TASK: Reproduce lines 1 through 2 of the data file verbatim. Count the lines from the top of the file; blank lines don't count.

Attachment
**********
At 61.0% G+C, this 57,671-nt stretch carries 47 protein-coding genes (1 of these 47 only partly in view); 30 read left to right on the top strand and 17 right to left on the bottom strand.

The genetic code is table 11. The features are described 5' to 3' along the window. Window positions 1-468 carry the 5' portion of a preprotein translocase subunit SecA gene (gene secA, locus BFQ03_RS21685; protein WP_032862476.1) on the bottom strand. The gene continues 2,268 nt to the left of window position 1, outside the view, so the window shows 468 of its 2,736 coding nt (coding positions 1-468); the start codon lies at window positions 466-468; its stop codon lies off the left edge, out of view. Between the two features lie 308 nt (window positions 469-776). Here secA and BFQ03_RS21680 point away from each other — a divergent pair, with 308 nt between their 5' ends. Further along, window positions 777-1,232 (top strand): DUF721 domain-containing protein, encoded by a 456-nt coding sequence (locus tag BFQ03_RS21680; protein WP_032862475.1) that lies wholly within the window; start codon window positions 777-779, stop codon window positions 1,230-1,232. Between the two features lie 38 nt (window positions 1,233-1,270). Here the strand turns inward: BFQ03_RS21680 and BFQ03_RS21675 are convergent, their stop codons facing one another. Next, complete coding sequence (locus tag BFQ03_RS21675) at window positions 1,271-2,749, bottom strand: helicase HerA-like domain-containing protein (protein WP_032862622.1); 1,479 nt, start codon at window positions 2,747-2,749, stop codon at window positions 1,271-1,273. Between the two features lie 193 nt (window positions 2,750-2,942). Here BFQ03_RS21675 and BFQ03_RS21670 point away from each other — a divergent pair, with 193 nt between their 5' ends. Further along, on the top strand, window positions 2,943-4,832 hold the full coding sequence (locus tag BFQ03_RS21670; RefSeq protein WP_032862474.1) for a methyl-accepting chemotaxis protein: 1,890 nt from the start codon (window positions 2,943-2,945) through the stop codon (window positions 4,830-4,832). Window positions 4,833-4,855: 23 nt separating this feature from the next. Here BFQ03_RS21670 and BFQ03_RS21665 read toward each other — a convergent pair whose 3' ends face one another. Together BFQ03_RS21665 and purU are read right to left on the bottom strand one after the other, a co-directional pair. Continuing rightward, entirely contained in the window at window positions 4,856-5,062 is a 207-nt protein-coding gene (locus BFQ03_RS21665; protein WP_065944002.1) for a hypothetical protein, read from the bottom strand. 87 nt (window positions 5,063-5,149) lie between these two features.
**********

At 61.0% G+C, this 57,671-nt stretch carries 47 protein-coding genes (1 of these 47 only partly in view); 30 read left to right on the top strand and 17 right to left on the bottom strand.

The genetic code is table 11. The features are described 5' to 3' along the window. Window positions 1-468 carry the 5' portion of a preprotein translocase subunit SecA gene (gene secA, locus BFQ03_RS21685; protein WP_032862476.1) on the bottom strand. The gene continues 2,268 nt to the left of window position 1, outside the view, so the window shows 468 of its 2,736 coding nt (coding positions 1-468); the start codon lies at window positions 466-468; its stop codon lies off the left edge, out of view. Between the two features lie 308 nt (window positions 469-776). Here secA and BFQ03_RS21680 point away from each other — a divergent pair, with 308 nt between their 5' ends. Further along, window positions 777-1,232 (top strand): DUF721 domain-containing protein, encoded by a 456-nt coding sequence (locus tag BFQ03_RS21680; protein WP_032862475.1) that lies wholly within the window; start codon window positions 777-779, stop codon window positions 1,230-1,232. Between the two features lie 38 nt (window positions 1,233-1,270). Here the strand turns inward: BFQ03_RS21680 and BFQ03_RS21675 are convergent, their stop codons facing one another. Next, complete coding sequence (locus tag BFQ03_RS21675) at window positions 1,271-2,749, bottom strand: helicase HerA-like domain-containing protein (protein WP_032862622.1); 1,479 nt, start codon at window positions 2,747-2,749, stop codon at window positions 1,271-1,273. Between the two features lie 193 nt (window positions 2,750-2,942). Here BFQ03_RS21675 and BFQ03_RS21670 point away from each other — a divergent pair, with 193 nt between their 5' ends. Further along, on the top strand, window positions 2,943-4,832 hold the full coding sequence (locus tag BFQ03_RS21670; RefSeq protein WP_032862474.1) for a methyl-accepting chemotaxis protein: 1,890 nt from the start codon (window positions 2,943-2,945) through the stop codon (window positions 4,830-4,832). Window positions 4,833-4,855: 23 nt separating this feature from the next. Here BFQ03_RS21670 and BFQ03_RS21665 read toward each other — a convergent pair whose 3' ends face one another. Together BFQ03_RS21665 and purU are read right to left on the bottom strand one after the other, a co-directional pair. Continuing rightward, entirely contained in the window at window positions 4,856-5,062 is a 207-nt protein-coding gene (locus BFQ03_RS21665; protein WP_065944002.1) for a hypothetical protein, read from the bottom strand. 87 nt (window positions 5,063-5,149) lie between these two features.